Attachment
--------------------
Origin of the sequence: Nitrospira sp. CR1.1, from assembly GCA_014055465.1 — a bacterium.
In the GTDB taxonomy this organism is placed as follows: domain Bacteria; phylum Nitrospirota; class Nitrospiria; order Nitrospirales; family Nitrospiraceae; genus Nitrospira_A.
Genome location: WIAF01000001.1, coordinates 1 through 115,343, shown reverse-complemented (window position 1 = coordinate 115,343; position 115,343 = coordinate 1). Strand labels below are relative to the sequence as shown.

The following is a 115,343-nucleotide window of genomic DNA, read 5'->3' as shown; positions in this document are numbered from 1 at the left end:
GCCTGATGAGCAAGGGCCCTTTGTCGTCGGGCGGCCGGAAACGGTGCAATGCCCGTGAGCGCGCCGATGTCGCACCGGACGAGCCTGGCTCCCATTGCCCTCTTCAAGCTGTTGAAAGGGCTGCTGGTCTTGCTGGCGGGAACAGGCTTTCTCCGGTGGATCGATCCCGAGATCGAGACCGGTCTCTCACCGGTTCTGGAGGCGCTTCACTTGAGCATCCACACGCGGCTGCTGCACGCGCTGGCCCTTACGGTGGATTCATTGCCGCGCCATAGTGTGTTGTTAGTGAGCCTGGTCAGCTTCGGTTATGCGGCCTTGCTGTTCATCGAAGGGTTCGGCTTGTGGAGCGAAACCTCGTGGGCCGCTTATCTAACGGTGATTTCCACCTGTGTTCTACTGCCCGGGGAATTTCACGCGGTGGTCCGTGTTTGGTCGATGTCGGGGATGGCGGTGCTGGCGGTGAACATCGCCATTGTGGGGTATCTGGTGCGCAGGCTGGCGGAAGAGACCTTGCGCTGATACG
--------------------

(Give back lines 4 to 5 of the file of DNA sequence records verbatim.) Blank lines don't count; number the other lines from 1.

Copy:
The following is a 115,343-nucleotide window of genomic DNA, read 5'->3' as shown; positions in this document are numbered from 1 at the left end:
GCCTGATGAGCAAGGGCCCTTTGTCGTCGGGCGGCCGGAAACGGTGCAATGCCCGTGAGCGCGCCGATGTCGCACCGGACGAGCCTGGCTCCCATTGCCCTCTTCAAGCTGTTGAAAGGGCTGCTGGTCTTGCTGGCGGGAACAGGCTTTCTCCGGTGGATCGATCCCGAGATCGAGACCGGTCTCTCACCGGTTCTGGAGGCGCTTCACTTGAGCATCCACACGCGGCTGCTGCACGCGCTGGCCCTTACGGTGGATTCATTGCCGCGCCATAGTGTGTTGTTAGTGAGCCTGGTCAGCTTCGGTTATGCGGCCTTGCTGTTCATCGAAGGGTTCGGCTTGTGGAGCGAAACCTCGTGGGCCGCTTATCTAACGGTGATTTCCACCTGTGTTCTACTGCCCGGGGAATTTCACGCGGTGGTCCGTGTTTGGTCGATGTCGGGGATGGCGGTGCTGGCGGTGAACATCGCCATTGTGGGGTATCTGGTGCGCAGGCTGGCGGAAGAGACCTTGCGCTGATACG